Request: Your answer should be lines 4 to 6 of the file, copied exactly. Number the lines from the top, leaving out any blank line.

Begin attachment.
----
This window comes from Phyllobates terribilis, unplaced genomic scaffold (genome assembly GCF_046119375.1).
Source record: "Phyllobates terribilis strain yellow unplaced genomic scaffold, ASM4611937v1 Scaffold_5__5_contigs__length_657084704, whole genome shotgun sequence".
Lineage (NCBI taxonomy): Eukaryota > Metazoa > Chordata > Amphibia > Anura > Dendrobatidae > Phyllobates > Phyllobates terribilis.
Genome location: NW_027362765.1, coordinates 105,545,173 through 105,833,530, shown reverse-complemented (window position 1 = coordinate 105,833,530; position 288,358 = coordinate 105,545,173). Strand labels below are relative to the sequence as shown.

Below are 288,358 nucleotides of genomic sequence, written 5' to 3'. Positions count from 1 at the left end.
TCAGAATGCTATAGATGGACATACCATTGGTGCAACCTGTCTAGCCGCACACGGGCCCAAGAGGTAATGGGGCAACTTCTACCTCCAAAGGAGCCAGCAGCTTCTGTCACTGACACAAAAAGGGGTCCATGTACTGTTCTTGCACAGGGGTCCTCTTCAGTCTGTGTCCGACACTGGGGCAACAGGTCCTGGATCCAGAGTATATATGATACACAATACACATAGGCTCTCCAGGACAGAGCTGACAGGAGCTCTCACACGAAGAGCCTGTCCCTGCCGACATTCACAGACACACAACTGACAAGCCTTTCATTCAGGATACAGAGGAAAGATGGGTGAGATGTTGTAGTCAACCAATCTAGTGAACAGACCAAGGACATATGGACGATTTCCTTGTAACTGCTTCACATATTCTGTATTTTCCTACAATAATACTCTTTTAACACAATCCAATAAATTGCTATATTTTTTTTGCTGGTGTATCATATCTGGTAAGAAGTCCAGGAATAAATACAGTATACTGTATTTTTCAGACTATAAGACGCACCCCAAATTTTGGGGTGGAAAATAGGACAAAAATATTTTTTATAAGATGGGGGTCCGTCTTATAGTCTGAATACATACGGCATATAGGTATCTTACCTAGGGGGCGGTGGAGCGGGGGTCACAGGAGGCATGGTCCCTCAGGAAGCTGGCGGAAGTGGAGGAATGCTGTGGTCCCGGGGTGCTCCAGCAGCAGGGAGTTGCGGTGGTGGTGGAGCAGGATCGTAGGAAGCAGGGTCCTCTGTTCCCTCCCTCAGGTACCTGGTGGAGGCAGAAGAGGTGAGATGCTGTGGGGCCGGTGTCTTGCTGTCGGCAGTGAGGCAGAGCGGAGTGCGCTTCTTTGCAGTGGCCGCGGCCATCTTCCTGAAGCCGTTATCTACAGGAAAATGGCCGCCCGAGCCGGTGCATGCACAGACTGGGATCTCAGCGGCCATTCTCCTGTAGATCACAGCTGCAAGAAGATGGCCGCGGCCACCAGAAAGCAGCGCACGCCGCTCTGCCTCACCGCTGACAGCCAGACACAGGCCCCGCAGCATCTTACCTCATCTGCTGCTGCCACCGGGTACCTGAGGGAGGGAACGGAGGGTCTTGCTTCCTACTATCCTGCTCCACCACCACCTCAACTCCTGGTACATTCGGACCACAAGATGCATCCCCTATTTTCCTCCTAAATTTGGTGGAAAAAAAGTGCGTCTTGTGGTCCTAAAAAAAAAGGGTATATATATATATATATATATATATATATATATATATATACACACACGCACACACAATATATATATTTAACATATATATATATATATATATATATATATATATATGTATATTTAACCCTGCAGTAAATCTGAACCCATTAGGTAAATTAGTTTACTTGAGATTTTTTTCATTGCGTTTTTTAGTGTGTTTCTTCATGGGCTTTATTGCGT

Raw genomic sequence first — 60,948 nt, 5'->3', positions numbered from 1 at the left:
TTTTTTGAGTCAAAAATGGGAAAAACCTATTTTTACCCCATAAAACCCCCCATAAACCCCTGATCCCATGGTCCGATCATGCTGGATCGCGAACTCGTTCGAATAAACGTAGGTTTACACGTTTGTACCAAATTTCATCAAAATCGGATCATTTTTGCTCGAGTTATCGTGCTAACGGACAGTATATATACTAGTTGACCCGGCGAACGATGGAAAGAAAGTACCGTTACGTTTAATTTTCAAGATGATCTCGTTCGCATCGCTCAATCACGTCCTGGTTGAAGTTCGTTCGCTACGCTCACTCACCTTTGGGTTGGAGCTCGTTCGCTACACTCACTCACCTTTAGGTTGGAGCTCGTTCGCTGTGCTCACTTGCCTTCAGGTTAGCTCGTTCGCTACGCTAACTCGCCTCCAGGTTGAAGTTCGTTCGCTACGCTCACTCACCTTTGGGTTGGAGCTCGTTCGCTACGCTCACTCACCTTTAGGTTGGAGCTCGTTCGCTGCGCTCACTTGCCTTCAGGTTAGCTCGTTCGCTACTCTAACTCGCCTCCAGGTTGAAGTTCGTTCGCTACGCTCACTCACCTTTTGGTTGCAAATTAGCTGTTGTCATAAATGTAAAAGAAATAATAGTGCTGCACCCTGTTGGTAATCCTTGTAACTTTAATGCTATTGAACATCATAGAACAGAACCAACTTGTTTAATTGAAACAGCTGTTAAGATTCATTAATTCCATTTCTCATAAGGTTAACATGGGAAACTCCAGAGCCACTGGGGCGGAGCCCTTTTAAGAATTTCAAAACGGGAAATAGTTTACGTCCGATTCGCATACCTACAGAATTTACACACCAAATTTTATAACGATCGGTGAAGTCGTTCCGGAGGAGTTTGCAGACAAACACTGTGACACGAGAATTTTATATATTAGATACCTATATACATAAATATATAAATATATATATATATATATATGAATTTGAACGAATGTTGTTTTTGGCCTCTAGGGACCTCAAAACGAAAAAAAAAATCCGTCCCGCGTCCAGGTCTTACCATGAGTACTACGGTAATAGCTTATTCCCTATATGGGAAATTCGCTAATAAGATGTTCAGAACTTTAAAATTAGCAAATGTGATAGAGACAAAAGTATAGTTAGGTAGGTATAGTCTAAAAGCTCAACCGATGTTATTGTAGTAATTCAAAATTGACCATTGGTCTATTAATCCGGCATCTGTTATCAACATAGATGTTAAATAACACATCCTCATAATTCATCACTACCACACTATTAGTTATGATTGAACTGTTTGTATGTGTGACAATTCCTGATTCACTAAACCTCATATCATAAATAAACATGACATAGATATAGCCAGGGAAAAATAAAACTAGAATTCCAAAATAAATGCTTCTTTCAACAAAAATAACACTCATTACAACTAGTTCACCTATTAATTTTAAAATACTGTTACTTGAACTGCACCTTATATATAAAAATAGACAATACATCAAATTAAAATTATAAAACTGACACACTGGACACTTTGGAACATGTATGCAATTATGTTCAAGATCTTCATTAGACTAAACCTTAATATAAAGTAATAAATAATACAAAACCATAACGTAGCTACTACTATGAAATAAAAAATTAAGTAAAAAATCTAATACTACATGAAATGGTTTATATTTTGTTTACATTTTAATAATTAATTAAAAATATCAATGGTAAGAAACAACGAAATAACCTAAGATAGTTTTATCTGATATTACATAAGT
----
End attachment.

Genome location: NW_027362765.1, coordinates 105,545,173 through 105,833,530, shown reverse-complemented (window position 1 = coordinate 105,833,530; position 288,358 = coordinate 105,545,173). Strand labels below are relative to the sequence as shown.

Below are 288,358 nucleotides of genomic sequence, written 5' to 3'. Positions count from 1 at the left end.
TCAGAATGCTATAGATGGACATACCATTGGTGCAACCTGTCTAGCCGCACACGGGCCCAAGAGGTAATGGGGCAACTTCTACCTCCAAAGGAGCCAGCAGCTTCTGTCACTGACACAAAAAGGGGTCCATGTACTGTTCTTGCACAGGGGTCCTCTTCAGTCTGTGTCCGACACTGGGGCAACAGGTCCTGGATCCAGAGTATATATGATACACAATACACATAGGCTCTCCAGGACAGAGCTGACAGGAGCTCTCACACGAAGAGCCTGTCCCTGCCGACATTCACAGACACACAACTGACAAGCCTTTCATTCAGGATACAGAGGAAAGATGGGTGAGATGTTGTAGTCAACCAATCTAGTGAACAGACCAAGGACATATGGACGATTTCCTTGTAACTGCTTCACATATTCTGTATTTTCCTACAATAATACTCTTTTAACACAATCCAATAAATTGCTATATTTTTTTTGCTGGTGTATCATATCTGGTAAGAAGTCCAGGAATAAATACAGTATACTGTATTTTTCAGACTATAAGACGCACCCCAAATTTTGGGGTGGAAAATAGGACAAAAATATTTTTTATAAGATGGGGGTCCGTCTTATAGTCTGAATACATACGGCATATAGGTATCTTACCTAGGGGGCGGTGGAGCGGGGGTCACAGGAGGCATGGTCCCTCAGGAAGCTGGCGGAAGTGGAGGAATGCTGTGGTCCCGGGGTGCTCCAGCAGCAGGGAGTTGCGGTGGTGGTGGAGCAGGATCGTAGGAAGCAGGGTCCTCTGTTCCCTCCCTCAGGTACCTGGTGGAGGCAGAAGAGGTGAGATGCTGTGGGGCCGGTGTCTTGCTGTCGGCAGTGAGGCAGAGCGGAGTGCGCTTCTTTGCAGTGGCCGCGGCCATCTTCCTGAAGCCGTTATCTACAGGAAAATGGCCGCCCGAGCCGGTGCATGCACAGACTGGGATCTCAGCGGCCATTCTCCTGTAGATCACAGCTGCAAGAAGATGGCCGCGGCCACCAGAAAGCAGCGCACGCCGCTCTGCCTCACCGCTGACAGCCAGACACAGGCCCCGCAGCATCTTACCTCATCTGCTGCTGCCACCGGGTACCTGAGGGAGGGAACGGAGGGTCTTGCTTCCTACTATCCTGCTCCACCACCACCTCAACTCCTGGTACATTCGGACCACAAGATGCATCCCCTATTTTCCTCCTAAATTTGGTGGAAAAAAAGTGCGTCTTGTGGTCCTAAAAAAAAAGGGTATATATATATATATATATATATATATATATATATATATACACACACGCACACACAATATATATATTTAACATATATATATATATATATATATATATATATATATGTATATTTAACCCTGCAGTAAATCTGAACCCATTAGGTAAATTAGTTTACTTGAGATTTTTTTCATTGCGTTTTTTAGTGTGTTTCTTCATGGGCTTTATTGCGT